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Allston’s alcohol vendors take control of potential underage drinking

Although Allston-Brighton’s characteristically young demographic naturally yields a potential for underage drinking, local alcohol vendors, who have programs open to them for help in preventing alcohol violations, said they have only dealt with such patrons minimally.

Representatives from liquor stores and bars in the area said they have encountered problems such underage purchasers and fake IDs, but they actively seek to prevent resulting violations.

Marc Kadish, the owner of Sunset Grill and Tap, said he has had one or two incidents in the past.

“If you lay down the volume of customers, we probably have just a few who slip through the cracks,” he said. “I don’t know how many 18 to 20 year olds live in a five-mile radius of us. It’s a battle we fight every day.”

Wonder Bar, a popular Allston bar and nightclub, also has been able to avoid issues of underage sales, said business manager Simon Smith.

“[Underage sales violations are] not a problem for us, because we’re very strict about IDs,” Smith said. “We can’t remember the last time we had an incident. Overall, my understanding is Allston bars are pretty good about checking IDs.”

Kadish said Allston-Brighton is not the best place for minors to go in search of alcohol because of the nature of its demographics.

“If I was underage, I don’t know if I’d go drinking in this area,” he said. “I’d go elsewhere where there isn’t such a high concentration of underage kids. In our neighborhood, it’s such a huge issue that we talk about every day and train people for.”

But outside of in-business training, a number of initiatives seek to curb underage drinking in the college-dense city of Boston, including 21 Proof Selling Smart, a program three years in the running.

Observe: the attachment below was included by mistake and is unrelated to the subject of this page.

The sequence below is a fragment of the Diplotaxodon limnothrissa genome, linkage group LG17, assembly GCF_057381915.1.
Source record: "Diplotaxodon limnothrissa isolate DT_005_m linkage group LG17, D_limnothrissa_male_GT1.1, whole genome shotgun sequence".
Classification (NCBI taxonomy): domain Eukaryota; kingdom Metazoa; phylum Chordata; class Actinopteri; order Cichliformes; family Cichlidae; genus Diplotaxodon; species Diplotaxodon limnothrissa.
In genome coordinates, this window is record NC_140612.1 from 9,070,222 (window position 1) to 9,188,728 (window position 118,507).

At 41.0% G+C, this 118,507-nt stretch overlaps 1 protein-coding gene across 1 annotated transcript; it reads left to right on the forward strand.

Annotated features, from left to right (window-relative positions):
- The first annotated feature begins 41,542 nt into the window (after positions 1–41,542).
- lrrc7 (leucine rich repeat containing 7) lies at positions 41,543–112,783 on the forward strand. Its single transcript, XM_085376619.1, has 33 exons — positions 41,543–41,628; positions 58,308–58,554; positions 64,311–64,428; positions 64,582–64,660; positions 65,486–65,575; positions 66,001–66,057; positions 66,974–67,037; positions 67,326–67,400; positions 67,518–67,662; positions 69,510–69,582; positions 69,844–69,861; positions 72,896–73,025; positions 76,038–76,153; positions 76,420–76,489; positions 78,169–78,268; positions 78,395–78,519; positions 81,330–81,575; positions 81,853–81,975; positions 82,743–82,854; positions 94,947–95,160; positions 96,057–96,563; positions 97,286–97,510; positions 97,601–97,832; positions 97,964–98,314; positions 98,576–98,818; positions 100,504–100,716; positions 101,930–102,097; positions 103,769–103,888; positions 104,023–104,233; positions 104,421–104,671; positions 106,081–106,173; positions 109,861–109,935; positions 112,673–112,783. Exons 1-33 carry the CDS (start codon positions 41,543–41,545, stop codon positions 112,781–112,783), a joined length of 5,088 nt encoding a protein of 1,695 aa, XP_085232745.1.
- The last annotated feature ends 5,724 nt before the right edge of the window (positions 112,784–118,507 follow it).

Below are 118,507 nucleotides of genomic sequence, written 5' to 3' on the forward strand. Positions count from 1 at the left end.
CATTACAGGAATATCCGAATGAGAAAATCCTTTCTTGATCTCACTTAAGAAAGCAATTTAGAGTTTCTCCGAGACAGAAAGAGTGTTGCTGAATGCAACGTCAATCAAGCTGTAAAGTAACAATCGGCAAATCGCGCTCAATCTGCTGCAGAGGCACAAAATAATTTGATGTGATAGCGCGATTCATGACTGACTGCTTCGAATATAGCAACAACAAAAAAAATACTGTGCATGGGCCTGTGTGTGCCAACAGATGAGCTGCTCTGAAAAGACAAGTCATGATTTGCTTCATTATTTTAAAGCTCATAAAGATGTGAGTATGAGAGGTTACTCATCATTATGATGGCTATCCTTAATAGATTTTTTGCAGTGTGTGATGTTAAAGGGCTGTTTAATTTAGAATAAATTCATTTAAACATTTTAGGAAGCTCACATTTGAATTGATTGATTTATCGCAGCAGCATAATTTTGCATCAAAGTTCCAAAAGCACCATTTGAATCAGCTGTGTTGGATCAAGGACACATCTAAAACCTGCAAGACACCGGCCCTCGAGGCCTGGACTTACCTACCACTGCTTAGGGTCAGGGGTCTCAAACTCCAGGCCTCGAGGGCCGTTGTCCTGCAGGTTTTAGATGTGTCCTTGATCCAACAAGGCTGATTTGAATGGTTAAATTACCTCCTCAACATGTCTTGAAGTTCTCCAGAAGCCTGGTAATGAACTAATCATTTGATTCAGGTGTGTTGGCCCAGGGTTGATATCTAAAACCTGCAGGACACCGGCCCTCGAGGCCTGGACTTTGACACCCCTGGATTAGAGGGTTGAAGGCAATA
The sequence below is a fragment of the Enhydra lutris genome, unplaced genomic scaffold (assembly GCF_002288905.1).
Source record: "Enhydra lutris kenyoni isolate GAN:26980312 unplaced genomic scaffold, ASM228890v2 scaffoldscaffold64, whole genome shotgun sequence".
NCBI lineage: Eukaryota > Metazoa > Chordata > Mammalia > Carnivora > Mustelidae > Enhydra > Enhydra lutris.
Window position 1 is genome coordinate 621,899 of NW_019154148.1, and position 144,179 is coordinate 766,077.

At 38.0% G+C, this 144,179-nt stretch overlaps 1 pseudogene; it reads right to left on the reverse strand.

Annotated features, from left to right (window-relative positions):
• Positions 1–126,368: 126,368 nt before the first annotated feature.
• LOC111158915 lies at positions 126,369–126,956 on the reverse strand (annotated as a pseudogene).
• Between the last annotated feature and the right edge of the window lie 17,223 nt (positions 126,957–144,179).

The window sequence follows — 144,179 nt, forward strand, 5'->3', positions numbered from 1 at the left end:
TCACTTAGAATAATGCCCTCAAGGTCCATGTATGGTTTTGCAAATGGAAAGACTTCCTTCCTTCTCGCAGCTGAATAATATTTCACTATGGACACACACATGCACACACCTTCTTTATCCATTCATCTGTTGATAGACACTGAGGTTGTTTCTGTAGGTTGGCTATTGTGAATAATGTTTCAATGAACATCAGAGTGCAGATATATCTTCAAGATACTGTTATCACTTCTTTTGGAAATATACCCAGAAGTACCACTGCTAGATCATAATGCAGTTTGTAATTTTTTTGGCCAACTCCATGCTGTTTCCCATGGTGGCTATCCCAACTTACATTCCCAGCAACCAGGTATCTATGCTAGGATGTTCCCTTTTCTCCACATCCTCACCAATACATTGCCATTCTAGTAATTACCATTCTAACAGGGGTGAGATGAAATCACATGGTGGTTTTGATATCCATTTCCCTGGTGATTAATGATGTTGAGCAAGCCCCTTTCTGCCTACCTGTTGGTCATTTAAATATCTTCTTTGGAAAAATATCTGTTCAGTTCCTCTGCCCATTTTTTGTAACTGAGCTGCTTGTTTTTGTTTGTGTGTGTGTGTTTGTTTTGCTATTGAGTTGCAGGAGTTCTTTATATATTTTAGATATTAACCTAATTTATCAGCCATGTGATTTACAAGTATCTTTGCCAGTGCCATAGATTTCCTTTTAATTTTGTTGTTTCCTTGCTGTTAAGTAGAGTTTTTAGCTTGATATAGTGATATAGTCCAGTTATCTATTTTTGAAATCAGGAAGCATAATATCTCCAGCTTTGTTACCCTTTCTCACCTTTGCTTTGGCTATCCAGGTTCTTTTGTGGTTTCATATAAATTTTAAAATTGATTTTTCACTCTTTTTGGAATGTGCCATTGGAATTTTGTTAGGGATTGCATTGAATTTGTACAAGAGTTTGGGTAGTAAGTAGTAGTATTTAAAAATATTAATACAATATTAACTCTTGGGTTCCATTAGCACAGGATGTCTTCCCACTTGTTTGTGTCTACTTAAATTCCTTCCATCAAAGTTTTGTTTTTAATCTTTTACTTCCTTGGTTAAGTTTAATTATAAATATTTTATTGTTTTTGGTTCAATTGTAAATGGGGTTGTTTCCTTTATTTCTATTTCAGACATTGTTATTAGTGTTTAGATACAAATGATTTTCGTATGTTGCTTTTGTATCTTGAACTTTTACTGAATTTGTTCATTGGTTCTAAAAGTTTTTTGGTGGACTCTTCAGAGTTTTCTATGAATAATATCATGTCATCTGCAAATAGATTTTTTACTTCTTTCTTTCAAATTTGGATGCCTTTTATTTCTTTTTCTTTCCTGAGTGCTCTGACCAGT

Sponsored by the Allston-Brighton Substance Abuse Task Force, Boston Police Department and the Cambridge Prevention Coalition, the program trains alcohol vendors on how to prevent alcohol violations.

Elizabeth Parsons, community coordinator for the ABSATF, said the group has offered the 21 Proof Selling Smart program yearly for the last three years.

“We try to do prevention activities that reach a large number versus targeting individuals,” Parsons said. “Providing training for retailers and bars is one way to reach a large population of people.”

Parsons said there were no recent spikes in alcohol violations in Allston-Brighton that triggered the implementation of the program, but that, according to statistics, it has helped curb the issue.

“We’ve only had six or seven retailers and a few bars that have had a handful of violations a year,” she said. “I’d say that shows there’s consistent support to prevent underage drinking.”

George Kondylis, owner of Oak Square Liquors, said he and an employee attended the third annual program on Nov. 7.

“We were really interested in spotting fake IDs that fool our scanners,” Kondylis said. “They went over some other stuff like how to spot when someone is intoxicated, which sounds simple, but some people cover it up better than others.”

Other alcohol retailers that participated in the program included Chansky Super Market, Dorrs Liquor Mart, Marty’s Big Buys and Reservoir Wines & Spirits. Participants were educated on topics regarding Massachusetts General Laws, valid forms of identification, and penalties for selling to underage patrons.

Ben Serraillier, a manager at Chansky’s who went to the program for the first time in 2012, said he attended because of the threat imposed by underage drinking on his store.

“[Underage sales violations are] a constant problem,” Seraillier said. “It’s a problem for us because our license is on the line. It’s a huge problem that’s also putting the livelihood of our store at risk.”

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